Baron St Maur

Baron St Maur was a barony created by writ in 1314 for the soldier Nicholas de St Maur (died 1316), of Rode in Somerset.

Arms of St Maur, Barons St Maur: Argent, two chevrons gules
Arms of St Maur of North Molton, Devon: Argent, two chevrons gules a label of three points vert, as quartered by Zouche of Haryngworth
Arms of la Zouche, Baron Zouche of Haryngworth and Baron St Maur: Gules, ten bezants 4, 3, 2, 1, a canton ermine

AncestryEdit

The descent of the "baronial" St Maur family (which should be distinguished from the apparently unrelated "Seymour" (anciently "de St Maur") family of which was Queen Jane Seymour) is given as follows by Wilhelmina, Duchess of Cleveland in her Battle Abbey Roll (1889):

Per the Duchess of ClevelandEdit

Wido de St Maur, lord of the manor of St Maur, near Avranches, in Normandy, came to England 1066, and was deceased before 1086, when William FitzWido his son held a barony[1] in Somerset, Wiltshire and Gloucester, and ten manors in Somersetshire (of which Portishead was one) (sic, actually held by "William of Monceaux") from Geoffrey Bishop of Coutances. He made conquests in Wales c. 1090, which his family afterwards held. He had children:

  1. Peter de St. Maur, who granted Portishead to the Hospitallers (Mon. ii. 530) and was ancestor of the Lords St. Maur, barons by writ 1314, who bore Argent, two chevrons gules;
  2. Richard FitzWilliam, who inherited the Welsh barony and tempore King Stephen granted four churches in Wales to Kidwelly Abbey (Mon. i. 425). This marcher barony was re-conquered soon after by the Welsh. His son Thomas de St. Maur held three knight's. fees from Humphrey de Bohun in Wilts (Liber Niger), and had issue Bartholomew, who witnessed the charter of Keynsham Abbey, c. 1170 (Mon. ii. 298).

Other landholdingsEdit

The Somerset historian Collinson stated William FitzWido as the Domesday Book holder of the Somerset manor of Horsington in Somerset, and two vills namely Cheriton and Combe, the last of which was given by a member of his family to the Knights Templar who made of it a cell.[2] William FitzWido also held the Gloucestershire manor of Dyrham.

In the Church of St Lawrence at Rode no trace remain of the St Maur family, although in the eastern corner of the south aisle survives a deeply recessed wall tomb, inside which local tradition has it that the remains of one of the St Maur family was buried.[3]

DescentEdit

AncestryEdit

  • Milo de St Maur, who fought in the Barons' Wars during the reign of King John (1199–1216).[4]
  • Geffrey de St Maur, who married the daughter and heiress of William de Rughdon.[4]
  • Laurence de St Maur (died 1282), of Rode, Somerset, who in 1282 had obtained from King Edward I a grant of a weekly market at Rode.[4]

Barons by writEdit

  • Nicholas de St Maur, 1st Baron St Maur (died 1316), son of Laurence de St Maur (died 1282), of Rode.[4] He engaged in King Edward I's expeditions into Scotland between 1298 and 1305. He was summoned to Parliament by King Edward II by writ in 1314, by which he is deemed to have become Baron St Maur. He married Elena la Zouche, the eldest daughter and co-heiress of Alan la Zouche, 1st Baron la Zouche (1267–1314)[4] of Ashby and North Molton.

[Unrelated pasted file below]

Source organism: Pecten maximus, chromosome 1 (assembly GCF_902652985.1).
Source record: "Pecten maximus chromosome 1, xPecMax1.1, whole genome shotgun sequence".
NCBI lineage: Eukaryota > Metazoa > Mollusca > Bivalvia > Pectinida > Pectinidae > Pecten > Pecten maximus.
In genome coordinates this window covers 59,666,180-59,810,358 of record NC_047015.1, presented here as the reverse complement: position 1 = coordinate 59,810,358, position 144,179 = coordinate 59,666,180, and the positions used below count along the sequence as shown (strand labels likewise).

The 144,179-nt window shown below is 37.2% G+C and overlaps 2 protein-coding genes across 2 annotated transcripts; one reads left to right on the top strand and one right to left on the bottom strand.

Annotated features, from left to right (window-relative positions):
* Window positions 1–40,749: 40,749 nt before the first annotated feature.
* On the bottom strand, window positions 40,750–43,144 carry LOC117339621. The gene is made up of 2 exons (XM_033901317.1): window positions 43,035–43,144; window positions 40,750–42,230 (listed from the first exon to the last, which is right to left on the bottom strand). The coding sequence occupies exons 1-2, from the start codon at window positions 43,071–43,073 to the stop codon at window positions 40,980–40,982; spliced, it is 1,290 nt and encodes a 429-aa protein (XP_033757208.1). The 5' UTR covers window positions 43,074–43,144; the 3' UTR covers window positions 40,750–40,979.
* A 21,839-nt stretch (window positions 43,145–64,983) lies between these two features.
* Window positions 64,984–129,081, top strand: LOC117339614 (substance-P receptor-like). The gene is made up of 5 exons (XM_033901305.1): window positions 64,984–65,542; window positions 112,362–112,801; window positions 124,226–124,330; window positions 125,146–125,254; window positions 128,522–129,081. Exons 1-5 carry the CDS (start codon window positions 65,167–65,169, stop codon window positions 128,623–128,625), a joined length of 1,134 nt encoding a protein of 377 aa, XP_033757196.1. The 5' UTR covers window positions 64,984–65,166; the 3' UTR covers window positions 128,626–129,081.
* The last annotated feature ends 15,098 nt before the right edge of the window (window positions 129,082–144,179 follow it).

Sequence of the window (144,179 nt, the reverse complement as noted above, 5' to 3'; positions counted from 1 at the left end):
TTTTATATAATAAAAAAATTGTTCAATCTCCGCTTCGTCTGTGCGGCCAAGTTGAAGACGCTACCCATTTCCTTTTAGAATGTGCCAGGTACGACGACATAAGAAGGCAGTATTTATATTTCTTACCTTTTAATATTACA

• Thomas de St Maur, 2nd Baron St Maur, eldest son, who died childless. He was never summoned to Parliament.[4]
  • Nicholas de St Maur, 3rd Baron St Maur (died 1361), younger brother. He fought in France during the reign of King Edward III in the retinue of Maurice de Berkeley and later in that of Thomas de Holand. He married Muriel Lovel, daughter of James Lovel, only son of Richard Lovel, 1st Baron Lovel of Cary (died 1351), feudal baron of Castle Cary in Somerset.[5] She was the heiress of Castle Cary and of Winfred Eagle in Dorset.[4]
  • Nicholas de St Maur, 4th Baron St Maur (died 1361), eldest son who died a minor.[4]
  • Richard de St Maur, 5th Baron St Maur (died 1401), younger brother. He fought in France in 1386 in the retinue of Richard FitzAlan, 10th Earl of Arundel (c. 1306/1313-1376), Admiral of England. He married Ela St Lo, daughter and co-heiress of Sir John St Lo.[4]
  • Richard de St Maur, 6th Baron St Maur (died 1409), eldest son, who died without any sons, leaving a daughter and sole-heiress to the barony (which being a barony by writ could pass via females):[4]
    • Alice de St Maur, wife of William la Zouche, 6th Baron Zouche (c.1432-1468/9) of Harringworth (a junior branch of Zouche of Ashby and North Molton) who following his marriage became also 7th Baron St Maur.
  • John la Zouche, 7th Baron Zouche, 8th Baron St Maur (1459 – c. March 1525/6) (His attainder of 1485 was reversed in 1495)
  • John la Zouche, 8th Baron Zouche, 9th Baron St Maur (c. 1486 – 10 August 1550)
  • Richard la Zouche, 9th Baron Zouche, 10th Baron St Maur (c. 1510 – 22 July 1552)
  • George la Zouche, 10th Baron Zouche, 11th Baron St Maur (c. 1526 – 19 June 1569)
  • Edward la Zouche, 11th Baron Zouche, 12th Baron St Maur (6 June 1556 – 18 August 1625) (abeyant 1625)

ReferencesEdit

  1. ^ Not a feudal barony listed by Sanders, English Baronies, Oxford, 1960
  2. ^ Collinson, John, History and Antiquities of the County of Somerset, 3 volumes, Bath, Somerset, 1791, Vol.2, p.371 [1]
  3. ^ "Parish of Hardington Vale – Working together for the life of the community".
  4. ^ a b c d e f g h i j Burke, p.461
  5. ^ Sanders, I.J. English Baronies: A Study of their Origin and Descent 1086-1327, Oxford, 1960, p.27

SourcesEdit

  • Wilhelmina, Duchess of Cleveland The Battle Abbey Roll with some Account of the Norman Lineages, 3 volumes, London, 1889, vol.1, Sent More[2]
  • Burke, John, A General and Heraldic Dictionary of the Peerages of England, Ireland, and Scotland Extinct, Dormant and in Abeyance, London, 1831, pp. 461–2, Baron St Maur[3]
  • Faith, Juliet, The Knights Templar in Somerset, pp. 64–71, St Maur[4]
  • Loades, David, The Seymours of Wolf Hall: A Tudor Family Story, Chapter 1: The Origins[5]